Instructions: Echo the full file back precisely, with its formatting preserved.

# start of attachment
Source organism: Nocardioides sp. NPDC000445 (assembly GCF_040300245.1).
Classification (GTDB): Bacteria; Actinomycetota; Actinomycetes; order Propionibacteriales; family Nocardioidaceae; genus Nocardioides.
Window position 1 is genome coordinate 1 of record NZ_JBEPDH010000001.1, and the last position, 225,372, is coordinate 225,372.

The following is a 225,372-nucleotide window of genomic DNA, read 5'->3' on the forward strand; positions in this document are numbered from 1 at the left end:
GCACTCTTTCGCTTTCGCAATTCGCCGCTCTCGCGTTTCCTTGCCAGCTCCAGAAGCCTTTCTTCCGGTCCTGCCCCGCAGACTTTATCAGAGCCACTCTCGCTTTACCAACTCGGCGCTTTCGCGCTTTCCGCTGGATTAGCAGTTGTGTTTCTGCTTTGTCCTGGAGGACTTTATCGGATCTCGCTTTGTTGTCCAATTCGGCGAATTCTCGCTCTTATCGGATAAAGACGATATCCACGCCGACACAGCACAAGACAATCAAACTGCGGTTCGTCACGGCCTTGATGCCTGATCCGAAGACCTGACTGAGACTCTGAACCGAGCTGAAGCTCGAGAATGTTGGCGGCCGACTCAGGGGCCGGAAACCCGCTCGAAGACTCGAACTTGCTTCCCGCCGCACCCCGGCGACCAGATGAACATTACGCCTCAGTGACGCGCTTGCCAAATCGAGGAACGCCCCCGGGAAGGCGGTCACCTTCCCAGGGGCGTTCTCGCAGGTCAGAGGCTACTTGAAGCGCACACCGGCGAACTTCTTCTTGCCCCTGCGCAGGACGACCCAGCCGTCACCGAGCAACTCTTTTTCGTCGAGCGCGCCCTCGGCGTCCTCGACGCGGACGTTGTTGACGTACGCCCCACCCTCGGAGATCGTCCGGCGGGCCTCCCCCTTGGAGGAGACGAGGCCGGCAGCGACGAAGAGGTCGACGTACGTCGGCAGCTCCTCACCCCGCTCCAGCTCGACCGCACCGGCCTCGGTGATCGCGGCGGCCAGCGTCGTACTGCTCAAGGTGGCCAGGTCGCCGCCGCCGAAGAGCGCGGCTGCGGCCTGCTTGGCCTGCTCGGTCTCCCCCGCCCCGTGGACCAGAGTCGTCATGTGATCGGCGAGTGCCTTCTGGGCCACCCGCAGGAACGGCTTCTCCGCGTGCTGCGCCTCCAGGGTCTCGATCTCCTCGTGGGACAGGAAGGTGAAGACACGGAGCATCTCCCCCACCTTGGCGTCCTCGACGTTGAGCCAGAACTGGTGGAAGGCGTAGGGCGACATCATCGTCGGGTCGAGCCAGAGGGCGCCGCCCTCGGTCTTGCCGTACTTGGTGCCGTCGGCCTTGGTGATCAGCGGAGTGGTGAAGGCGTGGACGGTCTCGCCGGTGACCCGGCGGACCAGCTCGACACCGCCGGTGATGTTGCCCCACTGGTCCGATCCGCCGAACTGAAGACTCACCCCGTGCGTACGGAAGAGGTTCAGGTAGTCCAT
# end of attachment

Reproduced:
Source organism: Nocardioides sp. NPDC000445 (assembly GCF_040300245.1).
Classification (GTDB): Bacteria; Actinomycetota; Actinomycetes; order Propionibacteriales; family Nocardioidaceae; genus Nocardioides.
Window position 1 is genome coordinate 1 of record NZ_JBEPDH010000001.1, and the last position, 225,372, is coordinate 225,372.

The following is a 225,372-nucleotide window of genomic DNA, read 5'->3' on the forward strand; positions in this document are numbered from 1 at the left end:
GCACTCTTTCGCTTTCGCAATTCGCCGCTCTCGCGTTTCCTTGCCAGCTCCAGAAGCCTTTCTTCCGGTCCTGCCCCGCAGACTTTATCAGAGCCACTCTCGCTTTACCAACTCGGCGCTTTCGCGCTTTCCGCTGGATTAGCAGTTGTGTTTCTGCTTTGTCCTGGAGGACTTTATCGGATCTCGCTTTGTTGTCCAATTCGGCGAATTCTCGCTCTTATCGGATAAAGACGATATCCACGCCGACACAGCACAAGACAATCAAACTGCGGTTCGTCACGGCCTTGATGCCTGATCCGAAGACCTGACTGAGACTCTGAACCGAGCTGAAGCTCGAGAATGTTGGCGGCCGACTCAGGGGCCGGAAACCCGCTCGAAGACTCGAACTTGCTTCCCGCCGCACCCCGGCGACCAGATGAACATTACGCCTCAGTGACGCGCTTGCCAAATCGAGGAACGCCCCCGGGAAGGCGGTCACCTTCCCAGGGGCGTTCTCGCAGGTCAGAGGCTACTTGAAGCGCACACCGGCGAACTTCTTCTTGCCCCTGCGCAGGACGACCCAGCCGTCACCGAGCAACTCTTTTTCGTCGAGCGCGCCCTCGGCGTCCTCGACGCGGACGTTGTTGACGTACGCCCCACCCTCGGAGATCGTCCGGCGGGCCTCCCCCTTGGAGGAGACGAGGCCGGCAGCGACGAAGAGGTCGACGTACGTCGGCAGCTCCTCACCCCGCTCCAGCTCGACCGCACCGGCCTCGGTGATCGCGGCGGCCAGCGTCGTACTGCTCAAGGTGGCCAGGTCGCCGCCGCCGAAGAGCGCGGCTGCGGCCTGCTTGGCCTGCTCGGTCTCCCCCGCCCCGTGGACCAGAGTCGTCATGTGATCGGCGAGTGCCTTCTGGGCCACCCGCAGGAACGGCTTCTCCGCGTGCTGCGCCTCCAGGGTCTCGATCTCCTCGTGGGACAGGAAGGTGAAGACACGGAGCATCTCCCCCACCTTGGCGTCCTCGACGTTGAGCCAGAACTGGTGGAAGGCGTAGGGCGACATCATCGTCGGGTCGAGCCAGAGGGCGCCGCCCTCGGTCTTGCCGTACTTGGTGCCGTCGGCCTTGGTGATCAGCGGAGTGGTGAAGGCGTGGACGGTCTCGCCGGTGACCCGGCGGACCAGCTCGACACCGCCGGTGATGTTGCCCCACTGGTCCGATCCGCCGAACTGAAGACTCACCCCGTGCGTACGGAAGAGGTTCAGGTAGTCCAT